In 2021, I began collaborating with Kenya’s Ministry of Health as part of the Adopt Research Project. Unlimited Health, a member of the Pediatric Praziquantel Consortium (PPC), is leading the project. The PPC is a collaboration between pharmaceutical companies, governments, and researchers to develop and provide access to a new treatment for infected babies.
Why praziquantel shouldn’t be given to children under six years of age
Health programs in the affected countries have used praziquantel as a treatment for Schistosomiasis for many years. It is not recommended for children under six years of age due to the bitter taste of the medicine and its large size, which can cause choking.
The clinical trials of the new treatment option for children have been completed. They provide evidence that this is a safe and effective treatment.
Through ADOPT, funded by the European & Developing Countries Clinical Trials Partnership (ECDCTP) and the Global Health Innovative Technology Fund, there is a great opportunity to work with the ministries of Health in three endemic nations – Kenya Uganda and Cote d’Ivoire – to collect additional evidence to support the effective access and delivery of the new investigational drug to preschool-age kids, once it’s been registered.
To ensure access, we must take into consideration the perceptions and requirements of the affected communities. We need a strategy that is effective in raising awareness and engaging the community to be able to do this.
Participants who attended the social mobilization workshop as part of the ADOPT project in Kenya. Credit: Unlimited Health
Mobilising support for a new treatment option for Schistosomiasis
I recently traveled to Nairobi, Kenya, to support the Ministry of Health in its efforts to launch a social mobilization and advocacy strategy to roll out the new pediatric treatment options when approved. The activities began with a 2-day kick-off session, which was led by the Division of Vector-Borne and Neglected Tropical Diseases in the Ministry of Health. Other key partners, including research institutions such as the African Institute for Health and Development and Kenya Medical Research Institute, as well as county representatives, were also present.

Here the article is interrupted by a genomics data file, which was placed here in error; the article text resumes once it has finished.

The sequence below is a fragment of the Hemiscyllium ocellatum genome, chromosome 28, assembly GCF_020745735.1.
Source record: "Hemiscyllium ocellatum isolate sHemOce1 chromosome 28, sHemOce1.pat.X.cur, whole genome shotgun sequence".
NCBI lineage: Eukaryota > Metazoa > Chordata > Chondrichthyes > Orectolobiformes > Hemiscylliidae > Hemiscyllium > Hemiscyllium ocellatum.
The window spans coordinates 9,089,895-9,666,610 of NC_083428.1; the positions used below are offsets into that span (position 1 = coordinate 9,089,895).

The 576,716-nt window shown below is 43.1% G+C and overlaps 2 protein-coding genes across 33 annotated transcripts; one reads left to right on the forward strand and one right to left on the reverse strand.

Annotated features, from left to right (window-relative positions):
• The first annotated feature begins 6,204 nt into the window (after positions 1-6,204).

Community perceptions of treatment for children
The workshop was a fascinating discussion about existing community perceptions and how social mobilization strategies for preschool-age children are currently working. It also explored what barriers can be encountered in the uptake of a potential new treatment.
The community trusts its health workers but still has reservations, especially with regard to side effects. This is based on the experiences of mass drug administration programs for Schistosomiasis among school-aged children. If successfully engaged, communities and religious leaders are powerful allies. However, other health campaigns have faced serious challenges because they failed to engage key community groups effectively.
Rumors and misinformation are barriers to treatment.
Rumors that injections or medicines are being used to sterilize kids secretly or that a certain disease is the result of witchcraft have caused great damage to other health campaigns. Misinformation can undermine the success of a program if it is spread.
It is, therefore, important to tread carefully and thoughtfully. We understand that introducing new medications to infants and toddlers can cause some concern and fear.
The PPC is also committed to reducing the impact of the disease, as we know that babies and toddlers will suffer if they are not treated. It’s important to reach a common understanding with the community and caregivers for children aged six and below about the importance of a potential new treatment.
The social mobilization of the population is an important element in implementing health programs.
I believe that social mobilization is an important part of the implementation, even though it may often be overlooked. The PPC vision of reducing the global burden of Schistosomiasis is difficult to achieve if the perceptions and concerns of communities are ignored.
So, what’s next? What’s next? Once registered, this information will be used for future delivery of and access to potential new treatment options in affected communities.
“We will not make the progress we need in all those neglected tropical diseases until we have the right tools, and more tools to try and really address the needs of the patients the right way.”
Dr Harrison concluded
“We wanted to raise the awareness of NTDs creatively, and we knew that young people interpreting them through their lenses is a great way to engage different audiences. You can see that the creativity of the participants and the sheer number of responses was outstanding.
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